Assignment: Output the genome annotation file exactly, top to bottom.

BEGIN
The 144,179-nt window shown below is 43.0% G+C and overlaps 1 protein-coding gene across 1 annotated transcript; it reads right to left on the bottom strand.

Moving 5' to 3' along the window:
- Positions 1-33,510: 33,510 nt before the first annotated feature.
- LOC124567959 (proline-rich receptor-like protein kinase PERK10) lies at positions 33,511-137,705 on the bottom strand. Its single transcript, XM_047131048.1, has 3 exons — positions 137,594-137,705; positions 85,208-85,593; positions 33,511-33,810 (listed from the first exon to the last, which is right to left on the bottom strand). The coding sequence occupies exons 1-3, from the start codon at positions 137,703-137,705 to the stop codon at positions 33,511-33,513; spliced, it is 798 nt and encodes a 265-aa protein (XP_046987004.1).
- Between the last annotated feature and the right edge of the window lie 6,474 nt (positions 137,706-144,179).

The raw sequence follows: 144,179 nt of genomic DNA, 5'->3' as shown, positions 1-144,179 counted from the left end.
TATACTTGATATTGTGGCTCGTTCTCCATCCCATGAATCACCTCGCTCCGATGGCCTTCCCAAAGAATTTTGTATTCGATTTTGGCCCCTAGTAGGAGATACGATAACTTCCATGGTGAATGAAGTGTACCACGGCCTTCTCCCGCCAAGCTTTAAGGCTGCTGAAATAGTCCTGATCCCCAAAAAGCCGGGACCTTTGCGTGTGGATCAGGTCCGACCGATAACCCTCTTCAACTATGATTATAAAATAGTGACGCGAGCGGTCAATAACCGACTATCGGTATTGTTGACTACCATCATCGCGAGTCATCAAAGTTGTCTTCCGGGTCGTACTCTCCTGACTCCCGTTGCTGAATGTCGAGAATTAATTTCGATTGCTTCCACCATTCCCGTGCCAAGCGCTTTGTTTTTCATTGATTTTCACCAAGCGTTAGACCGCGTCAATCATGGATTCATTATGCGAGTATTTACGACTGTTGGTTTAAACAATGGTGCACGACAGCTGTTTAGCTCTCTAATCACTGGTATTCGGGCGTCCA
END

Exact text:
The 144,179-nt window shown below is 43.0% G+C and overlaps 1 protein-coding gene across 1 annotated transcript; it reads right to left on the bottom strand.

Moving 5' to 3' along the window:
- Positions 1-33,510: 33,510 nt before the first annotated feature.
- LOC124567959 (proline-rich receptor-like protein kinase PERK10) lies at positions 33,511-137,705 on the bottom strand. Its single transcript, XM_047131048.1, has 3 exons — positions 137,594-137,705; positions 85,208-85,593; positions 33,511-33,810 (listed from the first exon to the last, which is right to left on the bottom strand). The coding sequence occupies exons 1-3, from the start codon at positions 137,703-137,705 to the stop codon at positions 33,511-33,513; spliced, it is 798 nt and encodes a 265-aa protein (XP_046987004.1).
- Between the last annotated feature and the right edge of the window lie 6,474 nt (positions 137,706-144,179).

The raw sequence follows: 144,179 nt of genomic DNA, 5'->3' as shown, positions 1-144,179 counted from the left end.
TATACTTGATATTGTGGCTCGTTCTCCATCCCATGAATCACCTCGCTCCGATGGCCTTCCCAAAGAATTTTGTATTCGATTTTGGCCCCTAGTAGGAGATACGATAACTTCCATGGTGAATGAAGTGTACCACGGCCTTCTCCCGCCAAGCTTTAAGGCTGCTGAAATAGTCCTGATCCCCAAAAAGCCGGGACCTTTGCGTGTGGATCAGGTCCGACCGATAACCCTCTTCAACTATGATTATAAAATAGTGACGCGAGCGGTCAATAACCGACTATCGGTATTGTTGACTACCATCATCGCGAGTCATCAAAGTTGTCTTCCGGGTCGTACTCTCCTGACTCCCGTTGCTGAATGTCGAGAATTAATTTCGATTGCTTCCACCATTCCCGTGCCAAGCGCTTTGTTTTTCATTGATTTTCACCAAGCGTTAGACCGCGTCAATCATGGATTCATTATGCGAGTATTTACGACTGTTGGTTTAAACAATGGTGCACGACAGCTGTTTAGCTCTCTAATCACTGGTATTCGGGCGTCCA